04 Feb 2020 19:08 IST

‘Service excellence index can be a good benchmarking tool for companies’

Prof Parasuraman, who created the Servqual index, describes the pilot study in banking and e-commerce

Prof A Parasuraman is Emeritus Professor of Marketing James McLamore Chair at the Miami Business School. He is also the Pro Vice-Chancellor of Vijayabhoomi University. Prof Parasu has helped develop a service quality (Servqual) index based on the five dimensions that service quality is measured on: tangibles, reliability, responsiveness, assurance and empathy. His research work has been cited in many marketing and retailing journals. In this interview he talks about how the index was developed and the pilot project where it was used to glean service levels in two sectors.

How was the Servqual index that you developed used to assess levels of service quality in two industries?

Banking and e-commerce were the two verticals we looked at for a pilot project. We looked at customers’ expectations and the five dimensions of Servqual. We did a lot of groundwork to modify the original Servqual questions to be generalisable to different verticals. And then we came up with 15 general questions which, with tweaking, can be used in many verticals. Then we tested it with five major companies in e-commerce and five major retail banking sectors. For that we picked two metro areas, Bangalore and Mumbai, and we asked about 1,000 respondents across the two different sectors and across companies. That was the basic sampling. And then we got results for each of the companies as well as sectors as a whole. The index itself is a single score on a scale of 0-100. We also took into account the relative importance of the 5 Servqual attributes to come up with the end result.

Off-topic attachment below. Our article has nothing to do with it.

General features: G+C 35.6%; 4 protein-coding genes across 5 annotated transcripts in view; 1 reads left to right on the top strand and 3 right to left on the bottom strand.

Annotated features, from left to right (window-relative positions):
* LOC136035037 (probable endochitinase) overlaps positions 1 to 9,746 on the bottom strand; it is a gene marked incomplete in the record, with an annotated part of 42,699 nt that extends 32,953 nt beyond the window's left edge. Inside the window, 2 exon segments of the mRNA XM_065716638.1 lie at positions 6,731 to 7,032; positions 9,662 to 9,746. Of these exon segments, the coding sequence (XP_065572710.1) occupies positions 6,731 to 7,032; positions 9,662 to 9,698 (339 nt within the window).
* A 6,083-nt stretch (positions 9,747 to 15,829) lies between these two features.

So, what kind of questions did you pose to the banks and e-comm companies?

No, these are the questions to the bank customers and consumers of online companies. The banks included SBI, Punjab National Bank, ICICI among the five big banks. The online companies were Flipkart, Amazon, BigBasket, Makemytrip and SBI Online. So, we had SBI in both sectors, the physical bank and online as well. There were three questions pertaining to each of the five Servqual attributes. The wording of the questions varied slightly depending on whether we were looking at banking or e-commerce. For example, if you take bank ‘tangibles’ they pertain to the appearance of the facility, the appearance of personnel in the bank branches, while the equivalent for e-commerce would be the appearance of the website and ease of navigation.

Do each of these attributes have different weightages?

Yes, glad you are asking the question because in the US, where we have used this Servqual approach quite a bit, we find distinct differences across the five attributes. Reliability gets about 30 per cent of the allocation, the tangibles get about 10-15 per cent, and the others fall in between.

In the India results, what we consistently find is that the relative importance of attributes are remarkably similar, around 18-22 per cent. So one possible reason is in India the service industry is in a very early stage now, particularly with all the technology and start-ups coming up. Therefore, it is not mature enough. In the US, the sectors are mature and the customers have formed their opinions. It is tangible. Everyone looks nice, all the stores look nice. So it is not that important. But here, from one bank branch to the next, there is a lot of variation. So the possible explanation is that it hasn't reached the developed maturity.